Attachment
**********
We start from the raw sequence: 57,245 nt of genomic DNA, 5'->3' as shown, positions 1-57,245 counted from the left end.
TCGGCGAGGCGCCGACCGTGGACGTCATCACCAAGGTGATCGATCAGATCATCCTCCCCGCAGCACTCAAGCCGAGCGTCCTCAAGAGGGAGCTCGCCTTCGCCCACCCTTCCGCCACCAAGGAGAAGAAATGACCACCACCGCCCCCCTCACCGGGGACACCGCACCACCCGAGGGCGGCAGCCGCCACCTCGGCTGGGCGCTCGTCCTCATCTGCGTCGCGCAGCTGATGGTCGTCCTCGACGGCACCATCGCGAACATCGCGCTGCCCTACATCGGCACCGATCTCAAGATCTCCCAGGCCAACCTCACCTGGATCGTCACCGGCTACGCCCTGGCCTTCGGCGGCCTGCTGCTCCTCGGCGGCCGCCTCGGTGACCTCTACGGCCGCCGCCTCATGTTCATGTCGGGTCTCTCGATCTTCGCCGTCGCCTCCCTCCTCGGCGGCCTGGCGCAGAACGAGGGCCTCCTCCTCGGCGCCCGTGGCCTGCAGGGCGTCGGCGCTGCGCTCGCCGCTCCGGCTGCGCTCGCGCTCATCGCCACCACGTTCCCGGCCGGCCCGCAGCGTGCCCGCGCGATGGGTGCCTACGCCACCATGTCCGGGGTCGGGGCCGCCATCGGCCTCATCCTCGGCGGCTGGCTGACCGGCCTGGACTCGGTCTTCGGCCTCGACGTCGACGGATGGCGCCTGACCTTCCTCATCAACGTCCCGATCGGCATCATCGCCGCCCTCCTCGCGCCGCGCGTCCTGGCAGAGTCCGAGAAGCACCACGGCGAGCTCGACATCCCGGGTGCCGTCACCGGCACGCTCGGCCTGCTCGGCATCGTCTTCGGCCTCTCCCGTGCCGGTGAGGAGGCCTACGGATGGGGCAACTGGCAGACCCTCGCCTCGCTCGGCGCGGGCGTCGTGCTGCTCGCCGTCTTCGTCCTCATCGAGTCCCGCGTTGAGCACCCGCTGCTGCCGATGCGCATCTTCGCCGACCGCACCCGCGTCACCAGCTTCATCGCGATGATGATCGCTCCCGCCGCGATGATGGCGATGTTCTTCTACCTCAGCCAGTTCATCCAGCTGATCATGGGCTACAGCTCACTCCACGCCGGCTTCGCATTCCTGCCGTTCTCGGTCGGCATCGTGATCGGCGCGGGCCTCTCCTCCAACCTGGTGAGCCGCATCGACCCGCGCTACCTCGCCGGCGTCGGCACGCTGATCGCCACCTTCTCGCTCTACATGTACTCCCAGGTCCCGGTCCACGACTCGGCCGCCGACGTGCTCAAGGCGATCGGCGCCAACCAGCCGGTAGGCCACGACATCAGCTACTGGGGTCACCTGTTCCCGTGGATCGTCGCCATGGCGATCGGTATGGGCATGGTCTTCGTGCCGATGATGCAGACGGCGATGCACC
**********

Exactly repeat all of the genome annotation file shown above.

We start from the raw sequence: 57,245 nt of genomic DNA, 5'->3' as shown, positions 1-57,245 counted from the left end.
TCGGCGAGGCGCCGACCGTGGACGTCATCACCAAGGTGATCGATCAGATCATCCTCCCCGCAGCACTCAAGCCGAGCGTCCTCAAGAGGGAGCTCGCCTTCGCCCACCCTTCCGCCACCAAGGAGAAGAAATGACCACCACCGCCCCCCTCACCGGGGACACCGCACCACCCGAGGGCGGCAGCCGCCACCTCGGCTGGGCGCTCGTCCTCATCTGCGTCGCGCAGCTGATGGTCGTCCTCGACGGCACCATCGCGAACATCGCGCTGCCCTACATCGGCACCGATCTCAAGATCTCCCAGGCCAACCTCACCTGGATCGTCACCGGCTACGCCCTGGCCTTCGGCGGCCTGCTGCTCCTCGGCGGCCGCCTCGGTGACCTCTACGGCCGCCGCCTCATGTTCATGTCGGGTCTCTCGATCTTCGCCGTCGCCTCCCTCCTCGGCGGCCTGGCGCAGAACGAGGGCCTCCTCCTCGGCGCCCGTGGCCTGCAGGGCGTCGGCGCTGCGCTCGCCGCTCCGGCTGCGCTCGCGCTCATCGCCACCACGTTCCCGGCCGGCCCGCAGCGTGCCCGCGCGATGGGTGCCTACGCCACCATGTCCGGGGTCGGGGCCGCCATCGGCCTCATCCTCGGCGGCTGGCTGACCGGCCTGGACTCGGTCTTCGGCCTCGACGTCGACGGATGGCGCCTGACCTTCCTCATCAACGTCCCGATCGGCATCATCGCCGCCCTCCTCGCGCCGCGCGTCCTGGCAGAGTCCGAGAAGCACCACGGCGAGCTCGACATCCCGGGTGCCGTCACCGGCACGCTCGGCCTGCTCGGCATCGTCTTCGGCCTCTCCCGTGCCGGTGAGGAGGCCTACGGATGGGGCAACTGGCAGACCCTCGCCTCGCTCGGCGCGGGCGTCGTGCTGCTCGCCGTCTTCGTCCTCATCGAGTCCCGCGTTGAGCACCCGCTGCTGCCGATGCGCATCTTCGCCGACCGCACCCGCGTCACCAGCTTCATCGCGATGATGATCGCTCCCGCCGCGATGATGGCGATGTTCTTCTACCTCAGCCAGTTCATCCAGCTGATCATGGGCTACAGCTCACTCCACGCCGGCTTCGCATTCCTGCCGTTCTCGGTCGGCATCGTGATCGGCGCGGGCCTCTCCTCCAACCTGGTGAGCCGCATCGACCCGCGCTACCTCGCCGGCGTCGGCACGCTGATCGCCACCTTCTCGCTCTACATGTACTCCCAGGTCCCGGTCCACGACTCGGCCGCCGACGTGCTCAAGGCGATCGGCGCCAACCAGCCGGTAGGCCACGACATCAGCTACTGGGGTCACCTGTTCCCGTGGATCGTCGCCATGGCGATCGGTATGGGCATGGTCTTCGTGCCGATGATGCAGACGGCGATGCACC